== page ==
“I understand the language of people’s hearts,” said Pyone Cho, a N.L.D. candidate running in the city’s former dumping grounds of Dawbon. At 49, his resume includes 20 years in prison as a chief instigator of the 1988 student uprising and co-founding a major civil-society organization when he was freed. His campaign speeches convey the ease and confidence of someone used to mobilizing people; he has had little difficulty putting his experience in the service of formal political campaigning.
Years spent — on pain of torture and prison — teaching people about their rights, doing social work or coordinating clandestine networks while creatively evading the junta’s thick network of spies and informers offer arguably more gritty and granular qualification for tackling Myanmar’s many problems than the experience of candidates from the U.S.D.P. or other parties who pushed paper and took orders from military officers in a corrupt civil service.
The N.L.D. won 43 of the 44 seats it contested in the 2012 by-election, but that amounted to just 7 percent of Parliament. With the military’s de facto veto, and the U.S.D.P.’s control over an absolute majority of the remaining seats, the N.L.D. can point to few great legislative successes since then.
Yet people have little trouble understanding that with no more than a toehold in power, the N.L.D. could scarcely have made revolutionary changes. And the N.L.D. has made progress locally, building schools and digging wells, say, or refurbishing the derelict Yangon General Hospital. Arguably the party’s most delicate task, and greatest achievement to date, has been to build a measure of trust across the old military-civilian divide, notably with Thura Shwe Mann, the speaker of the lower house of Parliament (whom President Thein Sein purged as head of the U.S.D.P. in August, reportedly because of his rapprochement with the N.L.D.).
The N.L.D. has been criticized abroad for failing to speak out on behalf of the persecuted Rohingya Muslim minority, and for not fielding a single Muslim candidate. In Myanmar, it has had less trouble maintaining its stance as the party of inclusion. Earlier this year its 43 members of Parliament voted against four bills on marriage and religious conversions that targeted Muslims. The laws, which passed nonetheless, were the initiative of Ma Ba Tha, an ultra-nationalist Buddhist network. The group’s virulence is such that, according to N.L.D. executives, Muslim citizens asked the N.L.D. to exclude them as candidates: They worried that their presence on the party’s ticket would cost it precious votes, but trusted the N.L.D. to protect minority rights once in power.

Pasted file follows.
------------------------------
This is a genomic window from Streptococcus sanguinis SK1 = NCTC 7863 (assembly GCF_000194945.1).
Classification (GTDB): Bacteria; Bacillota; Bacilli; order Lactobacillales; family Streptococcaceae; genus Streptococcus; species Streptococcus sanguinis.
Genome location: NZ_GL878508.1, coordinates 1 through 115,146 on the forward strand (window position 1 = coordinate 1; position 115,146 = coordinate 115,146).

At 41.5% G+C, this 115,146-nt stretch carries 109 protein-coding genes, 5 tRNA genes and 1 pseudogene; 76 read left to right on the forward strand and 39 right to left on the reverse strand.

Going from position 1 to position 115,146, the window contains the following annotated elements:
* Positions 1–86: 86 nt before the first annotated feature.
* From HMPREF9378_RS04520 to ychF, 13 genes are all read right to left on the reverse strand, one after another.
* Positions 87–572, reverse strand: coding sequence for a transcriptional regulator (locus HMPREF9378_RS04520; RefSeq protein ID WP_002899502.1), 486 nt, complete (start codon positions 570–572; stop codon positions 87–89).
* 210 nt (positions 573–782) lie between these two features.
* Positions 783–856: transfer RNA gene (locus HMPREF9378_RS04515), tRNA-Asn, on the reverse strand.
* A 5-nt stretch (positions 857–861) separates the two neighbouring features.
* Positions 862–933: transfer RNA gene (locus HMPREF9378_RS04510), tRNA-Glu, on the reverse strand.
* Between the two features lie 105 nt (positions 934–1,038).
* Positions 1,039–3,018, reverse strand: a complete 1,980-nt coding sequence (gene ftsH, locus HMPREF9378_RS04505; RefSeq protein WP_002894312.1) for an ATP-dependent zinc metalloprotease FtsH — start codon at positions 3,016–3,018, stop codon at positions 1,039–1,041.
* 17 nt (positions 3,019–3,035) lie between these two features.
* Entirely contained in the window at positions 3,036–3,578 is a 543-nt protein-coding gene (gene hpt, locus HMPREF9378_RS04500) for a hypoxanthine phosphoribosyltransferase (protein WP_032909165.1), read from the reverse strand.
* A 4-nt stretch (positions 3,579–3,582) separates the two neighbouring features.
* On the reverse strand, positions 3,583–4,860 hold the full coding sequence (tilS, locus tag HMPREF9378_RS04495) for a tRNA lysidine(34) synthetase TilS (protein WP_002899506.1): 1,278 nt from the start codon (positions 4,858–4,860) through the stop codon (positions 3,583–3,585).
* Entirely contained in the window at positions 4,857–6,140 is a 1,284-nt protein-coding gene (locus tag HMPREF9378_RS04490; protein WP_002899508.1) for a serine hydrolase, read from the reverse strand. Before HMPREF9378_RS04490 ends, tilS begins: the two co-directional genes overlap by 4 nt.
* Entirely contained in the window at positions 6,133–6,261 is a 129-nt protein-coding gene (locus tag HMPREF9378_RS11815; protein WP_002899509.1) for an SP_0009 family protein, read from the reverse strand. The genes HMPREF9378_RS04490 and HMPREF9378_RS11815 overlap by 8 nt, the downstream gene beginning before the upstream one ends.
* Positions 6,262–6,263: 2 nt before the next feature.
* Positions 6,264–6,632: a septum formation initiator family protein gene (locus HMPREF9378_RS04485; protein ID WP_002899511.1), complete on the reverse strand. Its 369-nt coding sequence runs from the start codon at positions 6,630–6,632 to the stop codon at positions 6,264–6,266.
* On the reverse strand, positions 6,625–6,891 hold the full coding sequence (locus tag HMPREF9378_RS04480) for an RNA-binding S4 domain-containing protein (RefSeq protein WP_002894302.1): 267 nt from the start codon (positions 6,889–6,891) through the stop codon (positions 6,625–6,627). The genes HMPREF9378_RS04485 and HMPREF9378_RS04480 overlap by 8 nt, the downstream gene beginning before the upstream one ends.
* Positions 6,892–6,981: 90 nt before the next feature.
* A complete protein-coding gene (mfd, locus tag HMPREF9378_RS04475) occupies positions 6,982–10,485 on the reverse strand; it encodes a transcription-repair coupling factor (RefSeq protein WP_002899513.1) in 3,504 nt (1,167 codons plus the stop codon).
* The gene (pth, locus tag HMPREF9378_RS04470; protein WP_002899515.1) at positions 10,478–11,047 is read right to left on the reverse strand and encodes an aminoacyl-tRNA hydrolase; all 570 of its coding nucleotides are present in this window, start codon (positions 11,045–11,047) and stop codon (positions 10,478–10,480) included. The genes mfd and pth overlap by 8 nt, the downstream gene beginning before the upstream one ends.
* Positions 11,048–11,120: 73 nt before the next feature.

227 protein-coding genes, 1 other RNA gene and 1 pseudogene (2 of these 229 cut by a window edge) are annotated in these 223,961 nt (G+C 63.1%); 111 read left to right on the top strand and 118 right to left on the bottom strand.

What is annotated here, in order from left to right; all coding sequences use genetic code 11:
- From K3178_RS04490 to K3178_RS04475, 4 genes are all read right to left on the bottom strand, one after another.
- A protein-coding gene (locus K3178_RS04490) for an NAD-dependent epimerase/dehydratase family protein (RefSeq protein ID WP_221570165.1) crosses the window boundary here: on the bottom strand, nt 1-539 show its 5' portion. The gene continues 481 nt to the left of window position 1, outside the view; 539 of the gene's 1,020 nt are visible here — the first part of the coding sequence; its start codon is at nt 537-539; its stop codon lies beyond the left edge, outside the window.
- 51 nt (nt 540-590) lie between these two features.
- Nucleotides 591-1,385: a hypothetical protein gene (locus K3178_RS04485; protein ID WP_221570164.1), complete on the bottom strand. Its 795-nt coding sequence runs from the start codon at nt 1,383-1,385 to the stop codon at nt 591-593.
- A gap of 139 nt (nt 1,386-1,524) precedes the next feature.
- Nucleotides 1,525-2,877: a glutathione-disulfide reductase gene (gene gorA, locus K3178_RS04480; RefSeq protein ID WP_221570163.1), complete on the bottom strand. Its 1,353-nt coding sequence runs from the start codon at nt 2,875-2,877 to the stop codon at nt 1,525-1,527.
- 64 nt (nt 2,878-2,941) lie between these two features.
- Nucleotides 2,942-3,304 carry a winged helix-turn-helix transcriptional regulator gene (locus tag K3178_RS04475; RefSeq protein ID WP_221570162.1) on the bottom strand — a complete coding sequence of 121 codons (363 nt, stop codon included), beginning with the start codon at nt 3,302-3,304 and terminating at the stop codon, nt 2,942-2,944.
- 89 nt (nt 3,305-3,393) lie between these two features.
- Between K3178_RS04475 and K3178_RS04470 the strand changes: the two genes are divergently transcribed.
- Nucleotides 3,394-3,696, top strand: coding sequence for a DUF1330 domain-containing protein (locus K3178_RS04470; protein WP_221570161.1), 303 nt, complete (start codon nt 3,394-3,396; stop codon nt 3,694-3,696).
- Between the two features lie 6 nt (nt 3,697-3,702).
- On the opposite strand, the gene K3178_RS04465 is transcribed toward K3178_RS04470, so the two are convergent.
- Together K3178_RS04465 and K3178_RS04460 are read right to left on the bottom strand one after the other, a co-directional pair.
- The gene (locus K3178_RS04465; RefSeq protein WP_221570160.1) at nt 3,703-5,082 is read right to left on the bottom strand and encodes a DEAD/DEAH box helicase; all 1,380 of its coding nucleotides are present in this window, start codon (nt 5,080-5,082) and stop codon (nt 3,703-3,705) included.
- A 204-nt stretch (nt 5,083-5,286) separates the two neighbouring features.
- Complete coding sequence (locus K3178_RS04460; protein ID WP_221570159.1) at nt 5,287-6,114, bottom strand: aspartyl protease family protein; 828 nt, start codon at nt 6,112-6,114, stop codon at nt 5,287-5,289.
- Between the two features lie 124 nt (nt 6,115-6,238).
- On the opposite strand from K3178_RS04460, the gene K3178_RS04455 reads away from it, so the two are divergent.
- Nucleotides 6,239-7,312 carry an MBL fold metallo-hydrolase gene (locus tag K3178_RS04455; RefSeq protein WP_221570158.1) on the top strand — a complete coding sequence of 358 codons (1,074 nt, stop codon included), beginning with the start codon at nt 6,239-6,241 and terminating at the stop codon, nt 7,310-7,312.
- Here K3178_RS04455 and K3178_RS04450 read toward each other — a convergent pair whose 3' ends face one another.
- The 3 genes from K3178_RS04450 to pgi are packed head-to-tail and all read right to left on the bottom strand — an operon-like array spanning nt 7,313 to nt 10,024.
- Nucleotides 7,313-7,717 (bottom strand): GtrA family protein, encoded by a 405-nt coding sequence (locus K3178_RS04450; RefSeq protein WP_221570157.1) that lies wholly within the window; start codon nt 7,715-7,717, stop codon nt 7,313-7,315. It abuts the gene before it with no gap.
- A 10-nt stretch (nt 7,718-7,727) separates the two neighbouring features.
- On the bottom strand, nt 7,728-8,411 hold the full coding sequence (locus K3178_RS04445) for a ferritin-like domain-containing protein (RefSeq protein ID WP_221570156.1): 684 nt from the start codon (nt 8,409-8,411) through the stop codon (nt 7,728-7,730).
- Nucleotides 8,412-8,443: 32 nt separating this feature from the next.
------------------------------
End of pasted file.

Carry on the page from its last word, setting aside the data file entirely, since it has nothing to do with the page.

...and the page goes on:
Ms. Aung San Suu Kyi, whom the world has held up as an icon of interfaith moral virtue, demonstrates a hardnosed mixture of democratic values and high-handedness. At a press conference on Thursday, she said five times that she would rule above the president in any N.L.D.-led government: “We have someone who is prepared to represent the N.L.D. as a president, but I will make all the proper and important decisions with regard to government.”
Even those N.L.D. executives who concede that this approach deviates from democratic ideals say it is a necessary step in a military-dominated system with a flawed Constitution that denies the people their clear choice for president. The N.L.D. never professed to replace military rule overnight. And driving Myanmar toward democracy within the generals’ legal parameters means making some strange compromises along the way.
Delphine Schrank is the author of The Rebel of Rangoon: A Tale of Defiance and Deliverance in Burma.